ANCHORAGE - Alaska State Trooper investigators are down to a short list of suspects in the killing of Sonya Ivanoff, a young woman found shot to death in Nome two months ago.
"We've narrowed the field," said Alaska Bureau of Investigation Sgt. Randy McPherron, who declined to be more specific.
Ivanoff, 19, moved from Unalakleet to Nome about a year ago. Her body was found Aug. 13 in willow bushes at an abandoned gold mine inside Nome city limits. She apparently died of a single gunshot wound.
The slaying shocked Nome and Unalakleet, where Ivanoff, an honor roll student and star basketball player in high school, was known as a responsible young woman with a loving family and many friends. At the time of her death, Ivanoff worked as a secretary for Norton Sound Health Corp. in Nome.
"The nursing staff there was very attached to her," said Janet Tobuk, who got to know Ivanoff when she competed in the 2003 Arctic Native Brotherhood pageant, a scholarship competition for Native women that tests character and cultural knowledge.
Ivanoff was last seen alive was around 1 a.m. Monday, Aug. 11, near the Tesoro gas station on Fourth Avenue in Nome, troopers said.
When Ivanoff did not return home Aug. 12, her roommate reported her missing to Nome police.
Police and volunteers began searching Nome, a community of about 3,500 on the Bering Sea, almost immediately after the report came in, said Nome police Chief Ralph Taylor.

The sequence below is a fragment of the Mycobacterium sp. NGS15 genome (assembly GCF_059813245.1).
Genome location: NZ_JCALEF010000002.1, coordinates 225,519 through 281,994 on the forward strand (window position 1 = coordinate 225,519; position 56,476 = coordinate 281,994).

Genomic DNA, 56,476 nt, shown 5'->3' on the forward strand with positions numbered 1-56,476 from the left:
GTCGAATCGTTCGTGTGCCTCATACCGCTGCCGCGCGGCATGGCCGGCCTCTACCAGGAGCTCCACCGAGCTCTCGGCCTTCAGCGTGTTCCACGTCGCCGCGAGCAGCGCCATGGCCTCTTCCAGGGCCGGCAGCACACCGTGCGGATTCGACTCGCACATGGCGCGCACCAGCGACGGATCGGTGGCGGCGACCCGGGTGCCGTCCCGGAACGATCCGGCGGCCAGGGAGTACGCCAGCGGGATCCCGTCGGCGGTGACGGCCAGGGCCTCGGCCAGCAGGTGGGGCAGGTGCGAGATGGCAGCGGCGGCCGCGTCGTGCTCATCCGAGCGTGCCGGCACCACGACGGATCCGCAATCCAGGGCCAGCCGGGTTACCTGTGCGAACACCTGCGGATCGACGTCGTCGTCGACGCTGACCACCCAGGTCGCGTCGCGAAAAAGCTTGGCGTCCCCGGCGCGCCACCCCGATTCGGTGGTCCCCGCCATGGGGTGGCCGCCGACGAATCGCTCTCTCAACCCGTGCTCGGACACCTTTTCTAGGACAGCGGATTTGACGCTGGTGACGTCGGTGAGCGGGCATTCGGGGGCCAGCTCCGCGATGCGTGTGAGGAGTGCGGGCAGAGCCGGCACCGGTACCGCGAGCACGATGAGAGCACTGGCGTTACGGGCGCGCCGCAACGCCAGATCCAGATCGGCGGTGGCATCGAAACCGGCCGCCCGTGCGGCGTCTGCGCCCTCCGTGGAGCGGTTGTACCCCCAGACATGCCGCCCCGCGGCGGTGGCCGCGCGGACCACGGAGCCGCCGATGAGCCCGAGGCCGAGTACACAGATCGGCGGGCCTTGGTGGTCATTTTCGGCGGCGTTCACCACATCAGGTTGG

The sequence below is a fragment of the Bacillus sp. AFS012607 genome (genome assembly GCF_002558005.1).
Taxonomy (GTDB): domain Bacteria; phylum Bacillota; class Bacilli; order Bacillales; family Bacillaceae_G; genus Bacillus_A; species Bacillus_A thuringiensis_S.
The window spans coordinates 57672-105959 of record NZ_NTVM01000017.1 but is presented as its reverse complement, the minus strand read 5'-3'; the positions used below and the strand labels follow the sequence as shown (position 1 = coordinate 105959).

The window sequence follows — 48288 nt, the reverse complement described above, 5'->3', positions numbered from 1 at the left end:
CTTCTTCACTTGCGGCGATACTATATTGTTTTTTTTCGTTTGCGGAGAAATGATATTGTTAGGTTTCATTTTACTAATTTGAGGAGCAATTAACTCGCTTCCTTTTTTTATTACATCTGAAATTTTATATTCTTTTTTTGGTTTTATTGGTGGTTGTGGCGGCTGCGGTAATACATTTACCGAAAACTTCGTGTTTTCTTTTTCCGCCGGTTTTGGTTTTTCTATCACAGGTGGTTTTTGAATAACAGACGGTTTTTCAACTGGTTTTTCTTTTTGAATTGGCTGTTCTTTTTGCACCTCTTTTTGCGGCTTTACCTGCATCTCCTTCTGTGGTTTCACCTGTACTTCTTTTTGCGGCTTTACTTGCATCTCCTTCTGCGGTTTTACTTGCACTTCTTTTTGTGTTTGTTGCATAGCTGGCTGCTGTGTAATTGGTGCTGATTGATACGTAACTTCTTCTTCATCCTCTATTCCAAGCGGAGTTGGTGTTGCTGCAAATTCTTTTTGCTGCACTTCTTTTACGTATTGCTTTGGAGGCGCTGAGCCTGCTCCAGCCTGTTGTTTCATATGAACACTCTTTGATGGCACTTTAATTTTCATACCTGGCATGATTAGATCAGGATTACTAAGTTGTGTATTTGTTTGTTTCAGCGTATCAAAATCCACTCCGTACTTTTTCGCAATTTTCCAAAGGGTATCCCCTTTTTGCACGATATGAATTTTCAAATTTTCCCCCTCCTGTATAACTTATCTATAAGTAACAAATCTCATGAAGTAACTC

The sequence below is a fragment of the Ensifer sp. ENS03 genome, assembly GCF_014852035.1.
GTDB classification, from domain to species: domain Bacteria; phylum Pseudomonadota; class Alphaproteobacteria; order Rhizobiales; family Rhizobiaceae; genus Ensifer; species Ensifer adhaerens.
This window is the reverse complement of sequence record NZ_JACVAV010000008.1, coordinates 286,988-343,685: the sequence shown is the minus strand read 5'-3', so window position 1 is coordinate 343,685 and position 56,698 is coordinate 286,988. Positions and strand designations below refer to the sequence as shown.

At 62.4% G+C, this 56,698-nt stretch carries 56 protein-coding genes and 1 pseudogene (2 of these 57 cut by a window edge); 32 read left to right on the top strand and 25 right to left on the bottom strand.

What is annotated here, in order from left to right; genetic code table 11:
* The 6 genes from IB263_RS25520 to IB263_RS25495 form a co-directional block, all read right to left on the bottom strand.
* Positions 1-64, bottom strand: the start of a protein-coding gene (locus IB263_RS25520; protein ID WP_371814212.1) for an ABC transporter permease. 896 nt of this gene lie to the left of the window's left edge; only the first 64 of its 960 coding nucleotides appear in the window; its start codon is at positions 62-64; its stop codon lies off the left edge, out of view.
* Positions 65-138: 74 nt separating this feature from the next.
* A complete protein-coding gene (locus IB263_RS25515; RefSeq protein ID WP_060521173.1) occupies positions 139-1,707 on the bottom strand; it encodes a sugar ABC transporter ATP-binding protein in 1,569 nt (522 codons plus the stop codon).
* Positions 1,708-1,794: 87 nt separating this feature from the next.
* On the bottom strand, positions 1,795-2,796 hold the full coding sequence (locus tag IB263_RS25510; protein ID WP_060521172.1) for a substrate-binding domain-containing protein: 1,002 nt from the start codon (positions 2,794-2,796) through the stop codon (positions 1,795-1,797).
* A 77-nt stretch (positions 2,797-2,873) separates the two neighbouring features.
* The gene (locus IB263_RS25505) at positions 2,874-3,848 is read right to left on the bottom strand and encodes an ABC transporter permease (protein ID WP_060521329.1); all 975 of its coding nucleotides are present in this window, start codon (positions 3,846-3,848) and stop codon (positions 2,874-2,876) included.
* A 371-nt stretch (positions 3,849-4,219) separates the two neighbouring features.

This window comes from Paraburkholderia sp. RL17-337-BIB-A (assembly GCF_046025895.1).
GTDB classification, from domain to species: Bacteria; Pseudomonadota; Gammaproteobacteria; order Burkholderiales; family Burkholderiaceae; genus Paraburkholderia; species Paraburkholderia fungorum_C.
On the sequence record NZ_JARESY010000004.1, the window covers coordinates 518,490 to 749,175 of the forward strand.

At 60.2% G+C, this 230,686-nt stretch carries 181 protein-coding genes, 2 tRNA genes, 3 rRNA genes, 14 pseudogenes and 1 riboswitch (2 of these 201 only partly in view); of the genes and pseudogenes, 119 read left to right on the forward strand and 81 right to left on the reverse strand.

Jon Larson, a retired attorney who had volunteered at the Nome Fire Department for 15 years, heard about the search and offered to help. On Aug. 13, he and other volunteers split into groups around 4 p.m. Larson said his group was looking around the area where she lived.
After searching for a few hours, Larson went home for dinner.
"It didn't seem like we were looking for a missing person anymore," Larson told the Anchorage Daily News. "I was thinking we should look in more remote places."
After dinner, Larson said, he offered to search Anvil Mountain but the fire chief told him the area had already been checked, he said.
"I told him all right, I'll look around one of the gold dredges."
Larson and his wife drove to the dredges, about three miles from downtown Nome. Larson noticed a neglected access road that looked as if it had been recently used.
"I stopped the car and walked back, and there she was. ... I went back to the police station and got the squad car, and they followed me back."
With no arrests, the Nome Rotary Club started a reward fund for information leading to an arrest and conviction. The Norton Sound Health Corp., where Ivanoff worked, immediately pledged $10,000. The reward quickly grew to more than $20,000.
On Oct. 1, troopers announced that they would take over the case at the request of Nome police. Spokesman Greg Wilkinson said the decision was a matter of resources.
Just days before Taylor asked troopers to take the case, a Nome police vehicle was stolen during the night from the department's parking lot. A Nome police officer found the vehicle about an hour and a half later in a gravel pit just north of Nome.
Wilkinson said it is not yet clear whether the car and gun theft is connected to the Ivanoff slaying.
"We are still analyzing physical evidence," he said.